The Hard Truth of Mental Illness

In the arms of the angel
Fly away from here
From this dark cold hotel room
And the endlessness that you fear
You are pulled from the wreckage
Of your silent reverie
You’re in the arms of the angel
May you find some comfort here
So tired of the straight line
And everywhere you turn
There’s vultures and thieves at your back
The storm keeps on twisting…

—Sarah McLachlan

Title: photographer silhouette | Author: Benjamin Balázs
Author: Benjamin Balázs

Crawl into this experience. Feel it. You have a mentally ill brother who has been tormented by his disease for over 50 years. He has suffered from delusions and voices his whole life.

He claims he knows Deep Throat. He is convinced that the FBI has implanted listening devices in his brain and in his teeth. He believes his parents are clones, and he is not sure who is real and who isn’t. He is terrified that people are monitoring him and spying on him. Thus, he is very suspicious of his brother-in-law (me) who was a spy in the Army and so can’t really be trusted. You know your brother is more than his disease. He has a brilliant mind, a gentle soul, and highly evolved musical talent. He is a voracious reader, listens to classical music by the hour, plays multiple instruments, and has a wonderful sense of humor. But even his talents conspire to torture him. He is good enough to open for famous bands, but he believes he wrote the music for several Beatles songs and Mozart symphonies. He reads a vast range of literature and is able to recall random facts, but he is unable to connect the dots and create a rational world-view. He makes friends, holds jobs, and functions independently; but his illness undermines his relationships and he ends up jobless with a few good friends.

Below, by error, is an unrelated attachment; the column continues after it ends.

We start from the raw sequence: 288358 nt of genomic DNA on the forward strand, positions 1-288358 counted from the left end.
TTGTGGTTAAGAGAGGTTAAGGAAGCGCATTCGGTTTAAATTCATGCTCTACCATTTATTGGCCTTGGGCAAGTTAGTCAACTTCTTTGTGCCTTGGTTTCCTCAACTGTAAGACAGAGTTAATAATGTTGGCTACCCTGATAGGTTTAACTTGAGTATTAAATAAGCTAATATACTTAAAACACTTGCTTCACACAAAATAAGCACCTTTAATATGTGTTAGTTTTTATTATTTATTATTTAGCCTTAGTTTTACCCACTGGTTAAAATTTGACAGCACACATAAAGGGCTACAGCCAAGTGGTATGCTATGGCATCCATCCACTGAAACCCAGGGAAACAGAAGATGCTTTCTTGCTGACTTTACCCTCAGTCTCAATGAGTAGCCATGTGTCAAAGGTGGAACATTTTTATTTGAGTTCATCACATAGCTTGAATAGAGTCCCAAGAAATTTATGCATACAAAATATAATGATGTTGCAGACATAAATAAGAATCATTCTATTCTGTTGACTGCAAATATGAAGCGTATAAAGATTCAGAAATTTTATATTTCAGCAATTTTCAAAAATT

Title: light brain | Author: Mario D’Amore | Source: kidpixo | License: CC BY-NC-SA 2.0